Examples of this include:
While the water in these examples may not be intended for consumption, there’s still a risk of human exposure. For this reason, the reused water must be treated to a level that is considered safe, in case of accidental exposure.
As water reuse grows, AHS will be there to offer authoritative public health guidance on the safe use of reclaimed water for non-potable and public projects.
“Water reuse is here and is forecast to grow as a strategy to reduce water use, particularly in parts of Alberta where water licences are limited,” says Beegan. “With the advancements in technology and the increasing demand for water, particularly at the industrial and municipal level, the future of water reuse is endless.”
September 28, 2016
Story by Erika Sherk and Kirsten Goruk; Photo by Christi Retson-Spalding
FORT MCMURRAY - In the weeks that followed a mandatory evacuation in Fort McMurray due to an out-of-control wildfire raging through the city, Alberta Health Services’ (AHS) Environmental Public Health team worked tirelessly to complete the myriad tasks necessary to help the city get back on its feet.
“A lot of work was happening around the clock to support people with the re-entry phase,” says Dr. Mayank Singal, an AHS Medical Officer of Health in the North Zone.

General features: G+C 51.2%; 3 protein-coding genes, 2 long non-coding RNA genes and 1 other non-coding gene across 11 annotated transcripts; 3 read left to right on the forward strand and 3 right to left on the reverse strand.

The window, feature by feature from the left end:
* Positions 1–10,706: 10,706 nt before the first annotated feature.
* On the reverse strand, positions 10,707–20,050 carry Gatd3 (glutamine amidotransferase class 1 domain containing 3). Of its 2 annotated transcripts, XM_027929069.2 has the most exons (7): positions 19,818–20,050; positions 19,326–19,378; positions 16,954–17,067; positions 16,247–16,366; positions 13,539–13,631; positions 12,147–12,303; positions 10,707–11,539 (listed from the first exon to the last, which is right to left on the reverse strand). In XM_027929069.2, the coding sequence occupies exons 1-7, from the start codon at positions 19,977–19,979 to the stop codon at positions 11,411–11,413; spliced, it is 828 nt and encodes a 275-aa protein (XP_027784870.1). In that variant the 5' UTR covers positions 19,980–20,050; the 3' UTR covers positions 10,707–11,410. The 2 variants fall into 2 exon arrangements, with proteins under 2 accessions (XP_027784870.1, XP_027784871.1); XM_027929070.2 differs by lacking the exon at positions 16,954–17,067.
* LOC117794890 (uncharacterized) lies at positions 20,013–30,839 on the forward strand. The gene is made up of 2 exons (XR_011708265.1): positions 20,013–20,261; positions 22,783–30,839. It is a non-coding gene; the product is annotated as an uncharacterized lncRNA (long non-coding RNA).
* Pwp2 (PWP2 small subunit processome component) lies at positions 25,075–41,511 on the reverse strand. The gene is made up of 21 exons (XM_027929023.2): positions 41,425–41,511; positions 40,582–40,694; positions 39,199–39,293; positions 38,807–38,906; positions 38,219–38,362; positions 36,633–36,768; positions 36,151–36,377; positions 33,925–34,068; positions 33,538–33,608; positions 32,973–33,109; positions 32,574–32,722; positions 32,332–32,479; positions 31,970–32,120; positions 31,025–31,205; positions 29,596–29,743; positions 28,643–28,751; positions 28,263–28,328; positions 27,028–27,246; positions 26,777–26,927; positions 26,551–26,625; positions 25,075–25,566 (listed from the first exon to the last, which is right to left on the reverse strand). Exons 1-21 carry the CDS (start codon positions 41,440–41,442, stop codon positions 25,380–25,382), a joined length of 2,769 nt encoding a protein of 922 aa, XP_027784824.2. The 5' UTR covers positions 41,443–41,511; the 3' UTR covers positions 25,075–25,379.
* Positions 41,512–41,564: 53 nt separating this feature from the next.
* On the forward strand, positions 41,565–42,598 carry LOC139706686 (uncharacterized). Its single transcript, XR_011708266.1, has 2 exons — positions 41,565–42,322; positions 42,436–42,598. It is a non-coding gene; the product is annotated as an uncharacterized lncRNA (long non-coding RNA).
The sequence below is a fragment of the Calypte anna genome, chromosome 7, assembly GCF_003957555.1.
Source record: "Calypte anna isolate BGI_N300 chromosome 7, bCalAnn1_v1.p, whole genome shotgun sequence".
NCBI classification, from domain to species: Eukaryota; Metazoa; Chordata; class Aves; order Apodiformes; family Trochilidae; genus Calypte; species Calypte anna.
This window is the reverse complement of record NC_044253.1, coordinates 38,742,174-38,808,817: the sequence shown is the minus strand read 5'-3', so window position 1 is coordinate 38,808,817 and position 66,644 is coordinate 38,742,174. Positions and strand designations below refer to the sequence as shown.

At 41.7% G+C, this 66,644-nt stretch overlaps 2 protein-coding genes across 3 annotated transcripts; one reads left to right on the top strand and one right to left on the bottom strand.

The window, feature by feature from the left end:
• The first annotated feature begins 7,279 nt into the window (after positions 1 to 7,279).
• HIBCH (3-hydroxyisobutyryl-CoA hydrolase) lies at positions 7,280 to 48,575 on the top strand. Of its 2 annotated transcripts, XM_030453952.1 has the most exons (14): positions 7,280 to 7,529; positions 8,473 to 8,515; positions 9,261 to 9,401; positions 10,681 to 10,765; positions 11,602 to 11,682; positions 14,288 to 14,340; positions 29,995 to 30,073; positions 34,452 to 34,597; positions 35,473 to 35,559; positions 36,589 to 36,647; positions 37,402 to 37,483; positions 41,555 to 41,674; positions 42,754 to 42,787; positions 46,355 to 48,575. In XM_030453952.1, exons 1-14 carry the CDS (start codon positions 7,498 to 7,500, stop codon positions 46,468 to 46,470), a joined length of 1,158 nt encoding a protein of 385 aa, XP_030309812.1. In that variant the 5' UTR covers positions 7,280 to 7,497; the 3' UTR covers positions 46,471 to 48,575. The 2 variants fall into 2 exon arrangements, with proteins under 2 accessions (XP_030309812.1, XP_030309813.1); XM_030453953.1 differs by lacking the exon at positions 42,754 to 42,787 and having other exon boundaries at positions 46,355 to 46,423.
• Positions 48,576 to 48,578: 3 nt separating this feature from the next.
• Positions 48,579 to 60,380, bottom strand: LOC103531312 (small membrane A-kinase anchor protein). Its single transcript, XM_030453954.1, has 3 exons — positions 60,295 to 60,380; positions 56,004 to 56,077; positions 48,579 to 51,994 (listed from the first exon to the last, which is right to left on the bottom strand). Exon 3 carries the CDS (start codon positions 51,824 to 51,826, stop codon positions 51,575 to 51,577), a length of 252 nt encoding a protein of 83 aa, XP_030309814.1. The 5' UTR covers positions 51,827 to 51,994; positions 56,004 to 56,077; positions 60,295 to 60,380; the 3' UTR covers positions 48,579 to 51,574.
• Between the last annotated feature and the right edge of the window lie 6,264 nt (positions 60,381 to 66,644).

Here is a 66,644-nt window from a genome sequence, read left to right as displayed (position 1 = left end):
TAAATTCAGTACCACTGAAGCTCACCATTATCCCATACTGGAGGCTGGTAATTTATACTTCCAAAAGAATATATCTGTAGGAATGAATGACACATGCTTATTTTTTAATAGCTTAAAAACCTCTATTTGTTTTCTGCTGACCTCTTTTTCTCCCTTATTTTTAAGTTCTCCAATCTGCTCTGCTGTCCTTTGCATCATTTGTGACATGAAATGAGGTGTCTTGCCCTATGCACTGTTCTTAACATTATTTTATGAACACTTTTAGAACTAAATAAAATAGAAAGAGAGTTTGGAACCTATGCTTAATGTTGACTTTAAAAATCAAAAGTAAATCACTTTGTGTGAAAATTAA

One of the first priorities for EPH was water. “The distribution system was heavily impacted by fire activity and so we had to make sure that the water was safe to drink,” says Dr. Singal. Many neighbourhoods in the community were under a boil water advisory for some time following the evacuation. “We worked with the municipality and the water treatment operator to bring the water supply back to the community and carried out extensive testing to make sure it was safe for consumption,” he says.
After safe water comes safe food. Restaurants and stores had to go through an EPH inspection to make sure they were able to open up to customers again safely.
“A lot of food was left behind and, there was potential for smoke damage,” says Dr. Singal, “so we asked all food establishments to discard and restock all food that wasn’t sealed in airtight containers.”
And as Janine Legare, a Public Health Inspector based in St. Paul who was deployed to Fort McMurray explains, the initial efforts focused on priority businesses such as grocery stores and gas stations, but then expanded to include other personal businesses and public buildings or spaces.